Still slammed after weeks away. Part of todays work is going over 2nd pass proofs of Salumi, now scheduled for August 27th publication. First pass illustrations all out of place. Also need to check all salt concentrations. Very important! The above was taken sampling American and smuggled Italian salumi after a trip there. —MR

Originally posted June 24, 2010

On our trip to Italy, Brian Polcyn and I saw a lot of new cuts we weren’t familiar with, so as soon as we returned, we made plans to break down a couple of pigs Italian style, bringing in chef Jay Denham, who was recently back from five months staging in Italy.  We wanted to see how he broke a half animal into primals and we also wanted to learn the culatello cut.  Jay had spent many weeks staging at Massimo Spigaroli’s operation, learning this technique for producing what some consider to be the finest version of prosciutto di Parma there is.

From left, I, Brian and Jay tasting salumi

Jay and Brian arrived Tuesday evening and we started with a salumi tasting from American producers.  We tasted salamis from Knight Salumi in San Diego, I had some Mangalista belly and lardo from Mosefund farm, Brian brought some of his prosciutto di Michigan, as well, and I also had some of Jay’s coppa (Jay is the head salumi-maker for a new venture called Woodland Pork).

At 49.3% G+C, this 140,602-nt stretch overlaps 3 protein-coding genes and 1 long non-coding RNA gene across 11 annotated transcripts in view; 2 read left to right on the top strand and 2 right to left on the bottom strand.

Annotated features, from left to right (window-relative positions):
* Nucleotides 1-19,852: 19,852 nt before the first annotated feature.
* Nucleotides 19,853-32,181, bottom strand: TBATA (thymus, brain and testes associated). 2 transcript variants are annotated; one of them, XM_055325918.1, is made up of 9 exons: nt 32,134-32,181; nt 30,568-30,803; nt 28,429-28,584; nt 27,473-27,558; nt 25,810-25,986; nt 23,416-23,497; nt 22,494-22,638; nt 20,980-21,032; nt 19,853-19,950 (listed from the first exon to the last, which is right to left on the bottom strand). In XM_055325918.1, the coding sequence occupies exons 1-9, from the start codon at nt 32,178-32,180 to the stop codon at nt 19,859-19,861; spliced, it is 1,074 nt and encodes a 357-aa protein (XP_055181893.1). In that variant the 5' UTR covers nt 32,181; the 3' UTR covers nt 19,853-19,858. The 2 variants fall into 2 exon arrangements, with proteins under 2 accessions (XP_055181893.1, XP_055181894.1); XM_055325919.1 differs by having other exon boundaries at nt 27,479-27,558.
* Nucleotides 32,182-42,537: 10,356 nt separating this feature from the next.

The following day Scott delivered our pigs, we headed out to Bar Symon whose chef, Matt Harlan, gave us some kitchen real estate to work in.  Thank God for big kitchens (and for all your work, Jon Bito on our behalf).  Jay did the first hog, demonstrating the way Italian breakdown is designed to make best use of the cuts for curing.  The American way of breaking down a pig, designed to focus attention on the center of the pig and on roasting cuts, slices straight through the coppa (the muscle that goes from the neck into the loin), one of the most important cuts in Italian salumi.

Jay Denham, salumi maker for the new Woodland Pork, traveled from his home in Louisville to show us how he butcher's pigs. Here he bones out the middle section of the spine and ribs, leaving the loin and belly.

As Jay noted, “Breaking down a pig is a lot like cooking. Everyone has their own interpretation.”

We had several chef on hand to help and to learn and it was all well documented with photography and video.

The best part of the day was learning the culatello cut.  I have to wait for closer to the time the book comes out to post about that—too important!

Jay, many thanks for traveling all those miles to cut pig in Cleveland.  We’re all truly grateful!

Update: Sadly, Knight Salumi closed their doors in the Fall of 2010.

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© 2012 Michael Ruhlman. Photo © 2012 Donna Turner-Ruhlman. All rights reserved